Why Diabetics Are More Prone to Foot Problems

Why Diabetics Are More Prone to Foot Problems

Diabetes is a disease caused by an inability to produce the hormone insulin or to use it effectively. It causes your blood sugar levels to spike, potentially creating a whole host of other health problems, including for your feet.

At Monroe Foot & Ankle Care, serving Jamesburg and the entire Monroe Township, New Jersey area, podiatric physician and board-certified foot surgeon Dr. Elliott Perel and his team offer advanced diabetic foot care so you can help keep your feet problem-free.

What’s the link between diabetes and the feet?

Uncontrolled diabetes can lead to a number of other health conditions, including increased risk for heart attack and stroke, nerve dysfunction in the feet (peripheral neuropathy), and a compromised immune system. 

Diabetes also impacts your circulatory system. High glucose levels irritate the lining of your arteries, the blood vessels that supply your body with oxygen and nutrients. The roughened lining leads to a fatty plaque buildup on the artery walls; when it hardens, it narrows the diameter of the conduit. 

As a result, your heart has to work harder to pump blood, increasing blood pressure and further damaging the arteries. The end result is poor circulation in your legs and feet, which starves the tissues.

Poor circulation also makes your feet more susceptible to injury because it decreases sensation. Unless you routinely check your feet, you may not realize you’ve developed a cut or have an ingrown toenail, blisters, corns, or athlete’s foot before the foot develops an ulcer, an open, easily infected wound that’s slow to heal.

Foot ulcers are the most common diabetes-related reason for hospitalization. They’re also often a precursor to amputation. Some 80% of diabetic lower-limb amputations start with a foot ulcer. By taking proper care of your feet, though, you can avoid this serious complication.

Preventing diabetic foot problems

Preventing a problem from developing is better than treating a problem after the fact. Here are some suggestions for what you can do to ensure proper foot health:

Inspect and wash your feet every day

You need to be proactive about checking your feet since your nerves may not be sending pain signals to your brain. At least once a day, check for blisters, cuts, swelling, or nail problems so you can take care of them before they become dangerous. Also, wash your feet using lukewarm water with a soft cloth or sponge and blot dry. Be sure to dry between your toes to prevent a fungal infection.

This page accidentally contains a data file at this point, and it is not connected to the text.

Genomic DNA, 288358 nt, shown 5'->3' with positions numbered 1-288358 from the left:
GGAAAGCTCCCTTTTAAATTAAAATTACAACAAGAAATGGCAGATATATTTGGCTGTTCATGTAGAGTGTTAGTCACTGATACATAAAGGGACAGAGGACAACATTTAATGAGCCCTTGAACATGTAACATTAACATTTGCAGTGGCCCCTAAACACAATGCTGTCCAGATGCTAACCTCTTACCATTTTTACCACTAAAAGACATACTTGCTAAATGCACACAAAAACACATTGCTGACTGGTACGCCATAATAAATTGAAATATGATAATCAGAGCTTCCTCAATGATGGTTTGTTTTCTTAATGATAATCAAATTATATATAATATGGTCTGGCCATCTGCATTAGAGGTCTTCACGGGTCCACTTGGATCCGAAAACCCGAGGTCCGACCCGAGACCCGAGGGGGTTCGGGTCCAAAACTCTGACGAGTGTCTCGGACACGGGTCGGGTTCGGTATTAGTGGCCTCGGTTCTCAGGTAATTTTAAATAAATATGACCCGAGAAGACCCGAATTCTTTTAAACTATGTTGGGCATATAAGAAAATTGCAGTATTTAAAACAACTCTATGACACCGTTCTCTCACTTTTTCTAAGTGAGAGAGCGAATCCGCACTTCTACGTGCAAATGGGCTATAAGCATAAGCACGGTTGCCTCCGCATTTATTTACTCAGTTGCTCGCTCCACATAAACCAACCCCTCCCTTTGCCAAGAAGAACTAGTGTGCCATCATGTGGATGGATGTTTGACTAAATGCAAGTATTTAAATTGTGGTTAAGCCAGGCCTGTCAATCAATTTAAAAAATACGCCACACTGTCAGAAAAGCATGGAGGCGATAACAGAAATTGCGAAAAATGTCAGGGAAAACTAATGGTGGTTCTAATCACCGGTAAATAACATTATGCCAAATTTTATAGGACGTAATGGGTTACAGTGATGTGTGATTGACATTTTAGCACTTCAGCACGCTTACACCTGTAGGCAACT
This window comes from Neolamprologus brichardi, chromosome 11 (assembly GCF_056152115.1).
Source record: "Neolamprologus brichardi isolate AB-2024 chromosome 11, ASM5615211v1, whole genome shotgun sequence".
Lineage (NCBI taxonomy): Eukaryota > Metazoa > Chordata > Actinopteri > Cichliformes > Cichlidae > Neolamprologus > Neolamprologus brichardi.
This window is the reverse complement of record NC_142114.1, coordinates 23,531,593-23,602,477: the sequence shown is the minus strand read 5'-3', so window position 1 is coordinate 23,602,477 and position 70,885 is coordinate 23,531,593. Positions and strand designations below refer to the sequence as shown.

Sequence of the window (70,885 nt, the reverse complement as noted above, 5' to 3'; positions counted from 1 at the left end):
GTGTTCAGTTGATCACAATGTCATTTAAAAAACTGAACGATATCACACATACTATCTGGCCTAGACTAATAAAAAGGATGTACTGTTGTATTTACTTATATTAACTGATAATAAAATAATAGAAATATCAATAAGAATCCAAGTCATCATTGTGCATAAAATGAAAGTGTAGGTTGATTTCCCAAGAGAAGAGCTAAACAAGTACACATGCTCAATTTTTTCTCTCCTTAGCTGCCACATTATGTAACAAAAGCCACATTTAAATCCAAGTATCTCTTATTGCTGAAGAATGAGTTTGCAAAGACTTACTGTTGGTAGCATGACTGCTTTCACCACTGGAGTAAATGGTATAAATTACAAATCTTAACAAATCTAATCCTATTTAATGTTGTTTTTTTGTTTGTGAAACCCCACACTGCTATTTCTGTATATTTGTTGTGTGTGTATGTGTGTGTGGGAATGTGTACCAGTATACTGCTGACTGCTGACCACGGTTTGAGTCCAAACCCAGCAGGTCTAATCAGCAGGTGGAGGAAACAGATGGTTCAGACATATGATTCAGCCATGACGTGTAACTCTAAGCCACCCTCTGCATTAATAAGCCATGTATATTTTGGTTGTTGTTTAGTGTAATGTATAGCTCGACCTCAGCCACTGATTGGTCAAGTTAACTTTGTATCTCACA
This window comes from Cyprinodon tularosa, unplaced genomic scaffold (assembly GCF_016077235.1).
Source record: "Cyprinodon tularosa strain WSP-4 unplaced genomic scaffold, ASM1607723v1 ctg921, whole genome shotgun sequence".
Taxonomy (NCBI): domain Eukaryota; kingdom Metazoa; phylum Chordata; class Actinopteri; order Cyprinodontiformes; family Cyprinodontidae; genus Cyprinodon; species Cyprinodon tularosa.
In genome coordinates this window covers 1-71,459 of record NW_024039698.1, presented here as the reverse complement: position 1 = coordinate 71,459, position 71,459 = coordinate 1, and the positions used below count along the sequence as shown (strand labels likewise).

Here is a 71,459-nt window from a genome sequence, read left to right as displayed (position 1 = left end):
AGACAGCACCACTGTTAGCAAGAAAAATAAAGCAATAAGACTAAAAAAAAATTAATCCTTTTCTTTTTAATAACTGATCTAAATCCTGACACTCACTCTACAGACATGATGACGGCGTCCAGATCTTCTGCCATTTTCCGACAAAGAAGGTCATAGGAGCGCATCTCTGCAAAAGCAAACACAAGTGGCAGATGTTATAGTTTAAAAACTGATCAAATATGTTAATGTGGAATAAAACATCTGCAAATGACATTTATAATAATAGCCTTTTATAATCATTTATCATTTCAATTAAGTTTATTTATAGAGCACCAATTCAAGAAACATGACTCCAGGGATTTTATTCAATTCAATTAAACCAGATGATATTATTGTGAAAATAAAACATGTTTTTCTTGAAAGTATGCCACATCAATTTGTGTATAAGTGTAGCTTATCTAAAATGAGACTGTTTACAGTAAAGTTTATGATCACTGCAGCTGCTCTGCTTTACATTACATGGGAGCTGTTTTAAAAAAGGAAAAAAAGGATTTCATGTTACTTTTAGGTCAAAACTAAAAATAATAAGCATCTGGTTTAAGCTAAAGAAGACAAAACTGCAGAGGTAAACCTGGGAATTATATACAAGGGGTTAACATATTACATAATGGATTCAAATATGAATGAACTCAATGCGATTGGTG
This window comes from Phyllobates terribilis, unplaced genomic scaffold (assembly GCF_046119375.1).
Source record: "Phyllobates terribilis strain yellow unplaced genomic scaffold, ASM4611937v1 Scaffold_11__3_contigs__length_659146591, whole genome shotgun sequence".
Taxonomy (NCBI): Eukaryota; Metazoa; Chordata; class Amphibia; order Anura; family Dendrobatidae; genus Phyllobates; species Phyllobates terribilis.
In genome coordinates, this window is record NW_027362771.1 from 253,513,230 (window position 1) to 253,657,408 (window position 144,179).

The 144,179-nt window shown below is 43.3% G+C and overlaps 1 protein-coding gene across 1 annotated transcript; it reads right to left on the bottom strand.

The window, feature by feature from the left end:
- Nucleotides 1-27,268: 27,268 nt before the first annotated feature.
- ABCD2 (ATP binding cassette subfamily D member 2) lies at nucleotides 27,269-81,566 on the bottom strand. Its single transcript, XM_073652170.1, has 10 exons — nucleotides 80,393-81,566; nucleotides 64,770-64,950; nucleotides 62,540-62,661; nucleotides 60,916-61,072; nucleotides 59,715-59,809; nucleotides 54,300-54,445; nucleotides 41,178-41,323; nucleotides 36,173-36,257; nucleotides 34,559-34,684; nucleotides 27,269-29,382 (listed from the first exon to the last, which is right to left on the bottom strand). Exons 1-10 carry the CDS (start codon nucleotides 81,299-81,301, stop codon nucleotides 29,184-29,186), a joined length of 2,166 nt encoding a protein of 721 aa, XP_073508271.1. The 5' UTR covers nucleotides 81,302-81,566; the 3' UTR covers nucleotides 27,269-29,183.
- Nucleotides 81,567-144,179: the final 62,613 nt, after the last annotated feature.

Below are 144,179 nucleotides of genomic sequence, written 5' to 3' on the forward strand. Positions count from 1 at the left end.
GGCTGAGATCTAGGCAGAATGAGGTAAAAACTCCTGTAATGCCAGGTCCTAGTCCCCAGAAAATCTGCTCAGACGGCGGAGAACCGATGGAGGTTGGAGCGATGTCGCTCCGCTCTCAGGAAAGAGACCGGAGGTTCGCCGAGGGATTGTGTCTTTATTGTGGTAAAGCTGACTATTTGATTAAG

Cut your toenails carefully

Trimming your nails is important since long nails can cut into the skin on your toes. Make the cut straight across, not angled, and don’t trim lower than the end of your toe to prevent ingrown nails.

Pay attention to your socks

Clean, dry socks are foot-friendly, especially for diabetics. If you perspire a lot, make sure to change the socks to prevent a fungal infection. Diabetic socks are foot-friendly, too: They’re made with extra cushioning from moisture-repelling materials. They also have no elastic at the top, and they reach higher than the ankle, so your whole foot’s protected.

Get your feet professionally checked

There’s nothing like a professional assessment to ensure your feet remain healthy. Dr. Perel helps you understand the impact your condition has on your feet and manage it to the best of both your abilities.

If you’re a diabetic and you haven’t had your feet checked recently, it’s time to come into Monroe Foot & Ankle Care for an evaluation with Dr. Perel. Give the office a call at 732-521-6166, or book online with us today.

You Might Also Enjoy...

The Early Warning Signs of Ingrown Toenails

Ingrown toenails are more than just a painful nuisance. Proper treatment is necessary to prevent a serious infection. Keep reading to learn the early warning signs so you’ll know when to seek medical help.

How Rheumatoid Arthritis Breeds Bunions

Many people are familiar with bunions, a misaligned joint at the base of the big toe, but they don’t know how rheumatoid arthritis can aggravate their development. We’ve got the answer here.

Are Warts Contagious?

Warts are ugly, uncomfortable, and a little embarrassing, but are they contagious? We’ve got the scoop for you here.

Is Toenail Fungus Preventable?

Toenail fungus is uncomfortable and unsightly, but there are things you can do to prevent getting infected. Learn all about them here.